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How to manage VST effects

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Steinberg's Virtual Studio Technology (VST) is an interface for integrating software audio synthesizer and effect plugins with audio editors and hard-disk recording systems. VST and similar technologies use Digital Signal Processing (DSP) to simulate traditional recording studio hardware with software. Thousands of plugins exist and VST is supported by a large number of audio applications. The technology can be licensed from its creator, Steinberg.


Active DJ Studio allows managing two kinds of VST plugins up to the VST 2.4 implementation:


VST effects: this kind of plugins allows processing the audio input, for example for creating a reverb effect, and/or performing analysis of the audio input, for example for creating custom visual feedbacks.
VST Instruments: this kind of plugins allows generating audio without the need to load it from a sound file: they are generally either virtual synthesizers or samplers


Both kinds of VST plugins are available inside external dynamic-link library (DLL) files.


The first step for integrating a VST plugin is to load it into the control through the VST.EffectLoad method (for VST effects) or through the VST.InstrumentLoad method (for VST instruments).  Both mentioned methods receive the filename or the absolute pathname of the external DLL file containing the VST plugin and returns a 32 bits unique identifier that identifies the loaded VST plugin from now on: from a programming perspective, calling this method is quite similar to calling the LoadLibrary Windows API.


Once we have successfully loaded the VST plugin and obtained its unique identifier, we can gain access to other VST related features.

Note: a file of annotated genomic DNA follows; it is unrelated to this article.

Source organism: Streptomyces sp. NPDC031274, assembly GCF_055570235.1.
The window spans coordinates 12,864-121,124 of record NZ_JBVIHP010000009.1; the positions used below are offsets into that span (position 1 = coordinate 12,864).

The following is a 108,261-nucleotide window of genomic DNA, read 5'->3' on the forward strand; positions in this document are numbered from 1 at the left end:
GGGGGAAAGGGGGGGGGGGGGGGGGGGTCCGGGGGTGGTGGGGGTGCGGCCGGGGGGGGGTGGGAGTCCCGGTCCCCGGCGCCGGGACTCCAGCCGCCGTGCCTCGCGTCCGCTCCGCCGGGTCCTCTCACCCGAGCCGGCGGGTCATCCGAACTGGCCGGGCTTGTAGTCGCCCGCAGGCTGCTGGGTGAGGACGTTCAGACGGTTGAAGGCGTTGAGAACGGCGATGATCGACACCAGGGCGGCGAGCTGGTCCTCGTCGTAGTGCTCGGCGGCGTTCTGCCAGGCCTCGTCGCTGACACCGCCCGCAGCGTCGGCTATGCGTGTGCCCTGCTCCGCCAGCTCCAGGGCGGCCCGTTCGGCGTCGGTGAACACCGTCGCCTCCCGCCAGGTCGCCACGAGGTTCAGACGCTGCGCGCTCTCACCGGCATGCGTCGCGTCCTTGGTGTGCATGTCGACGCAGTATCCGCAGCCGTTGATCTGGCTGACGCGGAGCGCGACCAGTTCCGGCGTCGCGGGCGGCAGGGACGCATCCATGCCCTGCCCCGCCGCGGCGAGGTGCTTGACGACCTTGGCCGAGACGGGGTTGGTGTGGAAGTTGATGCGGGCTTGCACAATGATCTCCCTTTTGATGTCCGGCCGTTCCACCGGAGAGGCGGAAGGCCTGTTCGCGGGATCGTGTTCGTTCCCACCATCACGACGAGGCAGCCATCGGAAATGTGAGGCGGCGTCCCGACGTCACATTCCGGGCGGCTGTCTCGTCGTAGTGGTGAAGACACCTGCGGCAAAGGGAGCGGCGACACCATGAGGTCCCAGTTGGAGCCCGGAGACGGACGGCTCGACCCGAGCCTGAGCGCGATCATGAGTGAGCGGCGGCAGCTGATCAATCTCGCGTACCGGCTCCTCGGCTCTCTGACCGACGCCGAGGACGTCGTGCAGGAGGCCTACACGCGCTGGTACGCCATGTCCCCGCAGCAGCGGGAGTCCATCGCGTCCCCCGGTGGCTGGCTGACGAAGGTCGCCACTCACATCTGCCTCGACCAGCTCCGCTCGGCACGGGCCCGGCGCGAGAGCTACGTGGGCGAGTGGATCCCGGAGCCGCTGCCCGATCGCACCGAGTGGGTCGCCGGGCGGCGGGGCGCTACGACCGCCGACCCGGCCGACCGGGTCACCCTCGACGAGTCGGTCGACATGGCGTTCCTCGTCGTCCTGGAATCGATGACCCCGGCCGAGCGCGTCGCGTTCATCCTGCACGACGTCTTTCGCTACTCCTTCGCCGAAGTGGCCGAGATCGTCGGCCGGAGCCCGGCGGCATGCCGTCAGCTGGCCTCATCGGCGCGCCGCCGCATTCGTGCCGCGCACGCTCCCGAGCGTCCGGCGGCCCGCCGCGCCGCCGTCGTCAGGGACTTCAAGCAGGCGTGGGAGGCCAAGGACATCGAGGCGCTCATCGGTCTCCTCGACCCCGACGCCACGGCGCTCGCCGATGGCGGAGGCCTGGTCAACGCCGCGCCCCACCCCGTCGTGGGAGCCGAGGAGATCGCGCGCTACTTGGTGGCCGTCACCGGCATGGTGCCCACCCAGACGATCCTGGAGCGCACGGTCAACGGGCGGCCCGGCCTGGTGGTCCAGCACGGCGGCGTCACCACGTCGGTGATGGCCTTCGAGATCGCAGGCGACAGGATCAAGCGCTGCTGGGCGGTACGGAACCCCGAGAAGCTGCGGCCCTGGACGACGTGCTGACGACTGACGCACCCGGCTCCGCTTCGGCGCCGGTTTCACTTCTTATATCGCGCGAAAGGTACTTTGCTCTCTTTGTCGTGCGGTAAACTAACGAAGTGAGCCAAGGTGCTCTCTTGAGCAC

Generic information about the VST plugin can be obtained through the VST.GetInfo and VST.GetInfoString methods.
Discriminate if a VST plugin is an effect or an instrument through the VST.GetType method.
Available programs implemented inside the VST plugin can be enumerated through the VST.ProgramsGetCount method and respective programs names can be obtained/modified through the VST.ProgramNameGet and VST.ProgramNameSet methods.
The current program can be obtained through the VST.ProgramGetCurrent method and selected through the VST.ProgramSetCurrent method.
For each program there is the possibility to enumerate the number of available parameters through the VST.ProgramParamsGetCount method and to obtain generic information for each of them through the VST.ProgramParamGetInfo method.
Each parameter has a default value that can be obtained calling the VST.ProgramParamGetDefaultValue method. The current value can be obtained through the VST.ProgramParamGetValue method and modified through the VST.ProgramParamSetValue method.
Most VST effects come with their own user interface, also known as "editor": you can know if a loaded VST effect has its own editor through the VST.EditorGetInfo method.
If an editor is available, you can integrate it and show/hide it on your application's user interface through the VST.EditorShow method and move it through the VST.EditorMove method.


When a parameter has been modified through the editor, the container application is notified through the VstParamChangedValue event.

When the editor's user interface is resized, the container application is notified through the VstEditorResized event.


During playback VST effects can be enabled/disabled through the VST.EffectEnable method: through this method you can not only create a chain of VST effects but, through its nPriority parameter, you can establish which VST effect will be processed first.





VST effects can be applied to the output of a custom stream mixer by using the unique identifier of the custom stream mixer itself for the nPlayer parameter of the effect to apply; if you want that these effects are reflected to the stream going to the casting server or to the recorder control also, you need to set the nPriority parameter of the VST to a value higher than 0.



Differently from VST effects, which process the audio generated by a player taking audio from an external source like an audio file, VST instruments cannot be chained because they are audio source themselves so each of them needs a separate player. You can mix more VST instruments into a single audio stream by creating a custom stream mixer and attaching each separate VST instrument to the mixer.


For VST instruments there is the possibility to apply MIDI events through the VST.InstrumentEventApply method or raw MIDI events through the VST.InstrumentEventRawApply method.


Once the VST plugin is no more needed, it can be discarded from memory using the VST.EffectFree method (for VST effects) or through the VST.InstrumentFree method (for VST instruments).


A sample of use of the VST object in Visual Basic 6 and Visual C++ 6 can be found inside the following samples installed with the product's setup package:

- VstEffects